200 Years. 200 Stories. Story
153: “Saving our Nation’s Treasures
The partial lower jaw of an American mastodon (Mammut americanum) from the Thomas Jefferson Fossil Collection. This specimen was collected by William Clark for Thomas Jefferson in 1807. The nickel in the lower right is shown for scale.
Saving our Nation’s Treasures
The Academy of Natural Sciences of Drexel University is lucky to have devoted supporters who have helped to keep our scientific collections in excellent condition! One of the programs that has provided support for Academy collections is Save America’s Treasures. Save America’s Treasures was launched in 1998 through a partnership between the National Trust for Historic Preservation and the U.S. National Park Service. The goal of this program is to restore nationally significant historic sites and special collections across the country.
Save America’s Treasures grants have helped the Academy to preserve scientifically and historically important parts of our specimen collections. Thanks to Save America’s Treasures, we have upgraded collections care for three of the most significant collections—the Lewis and Clark Herbarium, the Titian Peale Butterfly Collection, and the Thomas Jefferson Fossil Collection.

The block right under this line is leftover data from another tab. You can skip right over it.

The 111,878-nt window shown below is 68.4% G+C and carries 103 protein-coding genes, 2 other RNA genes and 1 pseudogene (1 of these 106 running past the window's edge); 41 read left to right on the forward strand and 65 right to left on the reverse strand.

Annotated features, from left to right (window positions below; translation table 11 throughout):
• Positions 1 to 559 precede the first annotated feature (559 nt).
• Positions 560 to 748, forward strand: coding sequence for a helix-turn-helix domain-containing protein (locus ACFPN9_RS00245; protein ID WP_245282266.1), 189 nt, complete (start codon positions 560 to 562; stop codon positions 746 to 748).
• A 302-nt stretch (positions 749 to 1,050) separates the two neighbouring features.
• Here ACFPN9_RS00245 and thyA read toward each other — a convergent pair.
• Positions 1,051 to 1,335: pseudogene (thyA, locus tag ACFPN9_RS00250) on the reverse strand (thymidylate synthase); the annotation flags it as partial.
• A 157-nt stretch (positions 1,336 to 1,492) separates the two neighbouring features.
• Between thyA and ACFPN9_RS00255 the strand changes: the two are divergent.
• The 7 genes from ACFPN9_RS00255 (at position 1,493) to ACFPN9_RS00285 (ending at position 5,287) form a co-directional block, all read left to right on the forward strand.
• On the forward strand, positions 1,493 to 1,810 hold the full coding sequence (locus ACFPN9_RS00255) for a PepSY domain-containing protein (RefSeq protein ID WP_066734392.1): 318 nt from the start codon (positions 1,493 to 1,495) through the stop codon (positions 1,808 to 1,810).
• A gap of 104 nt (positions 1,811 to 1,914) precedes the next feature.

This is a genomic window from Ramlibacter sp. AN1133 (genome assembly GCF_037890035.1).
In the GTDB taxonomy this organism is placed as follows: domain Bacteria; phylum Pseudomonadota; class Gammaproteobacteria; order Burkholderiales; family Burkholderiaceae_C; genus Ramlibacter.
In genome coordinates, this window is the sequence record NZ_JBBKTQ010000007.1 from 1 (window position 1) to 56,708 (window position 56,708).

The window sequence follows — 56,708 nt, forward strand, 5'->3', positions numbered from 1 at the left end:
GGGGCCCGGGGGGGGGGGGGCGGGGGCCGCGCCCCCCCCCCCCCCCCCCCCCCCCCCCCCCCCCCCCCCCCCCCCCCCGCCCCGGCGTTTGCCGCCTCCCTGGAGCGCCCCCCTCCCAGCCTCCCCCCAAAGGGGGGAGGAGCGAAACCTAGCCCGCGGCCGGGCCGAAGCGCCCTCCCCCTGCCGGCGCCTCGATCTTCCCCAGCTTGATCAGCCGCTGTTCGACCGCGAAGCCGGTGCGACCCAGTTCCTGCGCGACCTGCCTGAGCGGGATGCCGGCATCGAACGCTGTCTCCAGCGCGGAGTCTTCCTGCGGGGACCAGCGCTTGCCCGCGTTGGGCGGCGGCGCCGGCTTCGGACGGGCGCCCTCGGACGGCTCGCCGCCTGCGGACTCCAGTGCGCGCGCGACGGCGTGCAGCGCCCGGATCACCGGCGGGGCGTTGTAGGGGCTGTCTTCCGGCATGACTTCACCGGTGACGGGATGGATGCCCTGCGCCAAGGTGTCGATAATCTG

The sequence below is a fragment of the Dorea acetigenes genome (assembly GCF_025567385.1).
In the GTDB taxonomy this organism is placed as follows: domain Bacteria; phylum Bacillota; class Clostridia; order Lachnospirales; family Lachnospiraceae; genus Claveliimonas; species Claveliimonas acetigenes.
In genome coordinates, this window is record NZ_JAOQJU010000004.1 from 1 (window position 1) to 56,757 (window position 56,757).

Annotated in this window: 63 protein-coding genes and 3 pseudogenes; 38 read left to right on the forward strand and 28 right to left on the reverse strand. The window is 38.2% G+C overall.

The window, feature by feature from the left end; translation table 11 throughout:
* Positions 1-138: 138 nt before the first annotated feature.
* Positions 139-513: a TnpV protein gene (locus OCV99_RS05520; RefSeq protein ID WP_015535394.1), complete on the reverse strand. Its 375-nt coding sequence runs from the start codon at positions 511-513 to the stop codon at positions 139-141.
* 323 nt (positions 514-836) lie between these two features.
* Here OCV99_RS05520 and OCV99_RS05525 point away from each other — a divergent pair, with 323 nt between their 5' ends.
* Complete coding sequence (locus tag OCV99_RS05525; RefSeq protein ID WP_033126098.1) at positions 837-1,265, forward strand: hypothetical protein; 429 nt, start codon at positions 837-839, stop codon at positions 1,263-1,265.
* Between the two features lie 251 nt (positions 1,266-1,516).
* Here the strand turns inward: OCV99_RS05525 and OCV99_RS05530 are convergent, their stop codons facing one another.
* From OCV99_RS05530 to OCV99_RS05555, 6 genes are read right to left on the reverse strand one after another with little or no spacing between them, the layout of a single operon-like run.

Founding Father Thomas Jefferson was an early champion of paleontology. In Jefferson’s era, fossils represented compelling scientific evidence of the great vitality of the North American continent. Among Jefferson’s collection were fossils of the American mastodon, giant ground sloth, and woolly mammoth! Jefferson’s fossils were deposited at the Academy in the mid-1800s by the American Philosophical Society and formally gifted to the Academy in the 1980s. In 2002, a grant from Save America’s Treasures allowed Academy staff to re-house all of the Jefferson fossils in an upgraded storage facility, document the condition of the specimens, and create an educational website. Save America’s Treasures helped us keep Jefferson’s fossil collection in top condition for historians and scientists for years to come!
View our Thomas Jefferson Fossil Collection online exhibit.